The storage of vaccines in higher temperatures, as opposed to the cold or ultra-cold storage, makes it easier to transport the vaccine doses to rural and hinterland regions. This would be particularly necessary in Guyana.
Altogether, thus far, Guyana has been able to secure 273,000 vaccine doses which could be used to immunise some 136,500 individuals, or approximately 18 per cent of the population. The government is in talks with India, Russia and China, in addition to a number of multilateral agencies and manufacturers of the vaccines, to secure more for the population, since vaccines are the means of exiting the pandemic.
The Health Minister has continuously emphasised that the vaccines will be used to immunise frontline workers, the elderly and persons with co-morbidities (other underlying medical conditions) first. There are about 22,000 healthcare workers who are all eligible to receive the vaccines, while the remainder will go to the other two groups.
Dr Anthony has also emphasised that widespread vaccination is the avenue through which Guyana, and all countries, would be able to exit the pandemic.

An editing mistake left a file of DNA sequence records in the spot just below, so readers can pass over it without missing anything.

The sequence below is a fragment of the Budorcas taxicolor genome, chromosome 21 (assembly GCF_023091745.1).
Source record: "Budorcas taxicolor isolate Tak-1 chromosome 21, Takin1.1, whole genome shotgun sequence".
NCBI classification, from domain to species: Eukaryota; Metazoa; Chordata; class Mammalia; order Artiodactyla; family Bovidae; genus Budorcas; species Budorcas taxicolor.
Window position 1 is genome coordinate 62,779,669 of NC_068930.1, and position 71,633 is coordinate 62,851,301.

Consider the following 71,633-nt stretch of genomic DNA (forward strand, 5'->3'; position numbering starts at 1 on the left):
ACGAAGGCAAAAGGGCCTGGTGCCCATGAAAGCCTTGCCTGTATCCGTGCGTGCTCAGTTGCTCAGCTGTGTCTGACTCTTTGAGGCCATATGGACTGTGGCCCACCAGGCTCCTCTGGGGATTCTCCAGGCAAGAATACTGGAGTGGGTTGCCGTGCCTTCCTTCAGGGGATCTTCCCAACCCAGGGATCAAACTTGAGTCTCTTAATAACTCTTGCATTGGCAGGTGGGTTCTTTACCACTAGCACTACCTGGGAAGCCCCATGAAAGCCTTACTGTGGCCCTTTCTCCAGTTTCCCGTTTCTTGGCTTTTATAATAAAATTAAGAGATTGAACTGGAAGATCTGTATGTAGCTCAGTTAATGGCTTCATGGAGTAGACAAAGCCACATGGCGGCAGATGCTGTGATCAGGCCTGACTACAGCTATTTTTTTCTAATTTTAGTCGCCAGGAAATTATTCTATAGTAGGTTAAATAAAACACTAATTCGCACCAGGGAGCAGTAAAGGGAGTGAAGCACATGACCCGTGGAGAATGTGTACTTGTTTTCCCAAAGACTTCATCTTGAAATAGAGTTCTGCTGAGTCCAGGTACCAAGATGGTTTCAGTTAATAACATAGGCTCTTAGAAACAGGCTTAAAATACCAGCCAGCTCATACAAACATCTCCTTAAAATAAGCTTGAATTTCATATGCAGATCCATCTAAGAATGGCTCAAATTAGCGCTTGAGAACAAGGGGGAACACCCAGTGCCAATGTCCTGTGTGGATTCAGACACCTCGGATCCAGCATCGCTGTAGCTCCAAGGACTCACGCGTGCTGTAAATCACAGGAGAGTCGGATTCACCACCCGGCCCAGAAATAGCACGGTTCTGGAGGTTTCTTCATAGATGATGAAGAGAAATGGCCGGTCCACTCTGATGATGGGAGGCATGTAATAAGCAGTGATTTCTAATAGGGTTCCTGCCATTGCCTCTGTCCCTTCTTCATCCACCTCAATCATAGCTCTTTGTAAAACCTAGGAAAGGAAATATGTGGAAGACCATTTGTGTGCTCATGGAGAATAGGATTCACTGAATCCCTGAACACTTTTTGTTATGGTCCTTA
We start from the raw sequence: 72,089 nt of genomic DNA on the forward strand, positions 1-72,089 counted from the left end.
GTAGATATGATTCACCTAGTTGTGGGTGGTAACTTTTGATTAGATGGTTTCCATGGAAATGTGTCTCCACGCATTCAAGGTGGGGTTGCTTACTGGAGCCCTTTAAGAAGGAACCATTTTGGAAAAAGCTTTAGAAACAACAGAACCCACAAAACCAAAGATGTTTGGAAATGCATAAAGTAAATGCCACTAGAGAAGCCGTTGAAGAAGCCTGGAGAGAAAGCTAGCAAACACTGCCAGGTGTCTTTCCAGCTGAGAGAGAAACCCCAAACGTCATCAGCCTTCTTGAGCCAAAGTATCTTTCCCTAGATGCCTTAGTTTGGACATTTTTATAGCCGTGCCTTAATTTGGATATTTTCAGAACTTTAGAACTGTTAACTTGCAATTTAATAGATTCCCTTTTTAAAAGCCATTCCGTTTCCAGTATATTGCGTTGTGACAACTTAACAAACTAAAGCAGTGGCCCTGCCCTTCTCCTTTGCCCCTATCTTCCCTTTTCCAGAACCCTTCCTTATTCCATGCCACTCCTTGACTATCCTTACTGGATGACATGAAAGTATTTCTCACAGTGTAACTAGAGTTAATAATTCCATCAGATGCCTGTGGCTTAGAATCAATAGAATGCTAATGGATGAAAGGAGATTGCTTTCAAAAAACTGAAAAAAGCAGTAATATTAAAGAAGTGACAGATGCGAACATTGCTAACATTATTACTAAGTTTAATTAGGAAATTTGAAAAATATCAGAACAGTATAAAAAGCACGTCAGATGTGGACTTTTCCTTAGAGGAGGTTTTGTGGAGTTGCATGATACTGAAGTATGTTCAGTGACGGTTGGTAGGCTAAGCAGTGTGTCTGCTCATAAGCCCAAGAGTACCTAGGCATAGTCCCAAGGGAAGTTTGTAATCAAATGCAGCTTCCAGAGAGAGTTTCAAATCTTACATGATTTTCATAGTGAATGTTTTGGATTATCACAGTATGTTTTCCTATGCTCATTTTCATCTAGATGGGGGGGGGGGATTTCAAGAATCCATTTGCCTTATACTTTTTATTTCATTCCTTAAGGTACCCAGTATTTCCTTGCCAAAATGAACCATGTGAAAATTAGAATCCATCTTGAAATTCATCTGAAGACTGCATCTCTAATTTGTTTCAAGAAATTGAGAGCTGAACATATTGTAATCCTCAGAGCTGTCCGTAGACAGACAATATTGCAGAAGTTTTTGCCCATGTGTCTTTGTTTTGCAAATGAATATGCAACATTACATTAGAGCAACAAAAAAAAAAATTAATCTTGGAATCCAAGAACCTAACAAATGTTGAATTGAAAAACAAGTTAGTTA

Dominica gifts 5000 doses of vaccine to Antigua
Antigua and Barbuda is set to receive 5000 doses of the AstraZeneca vaccines today, a gift from Dominica. The vaccines will be transported by an RSS aircraft to Antigua.
Information Minister of Antigua Melford Nicholas told a Cabinet press briefing yesterday, that all necessary preparations to receive and to store the vaccines are already in place.
It was agreed that frontline workers will be among the first to receive the vaccine when they arrive in Antigua.
The injections will serve 2,500 frontline workers; including the nurses and doctors at the hospitals in Antigua and Barbuda.
The vaccines will be administered in two doses; the second will follow 21 days after the first dosage.
A registry will be established that will list all those who will receive from the first batch beginning next week.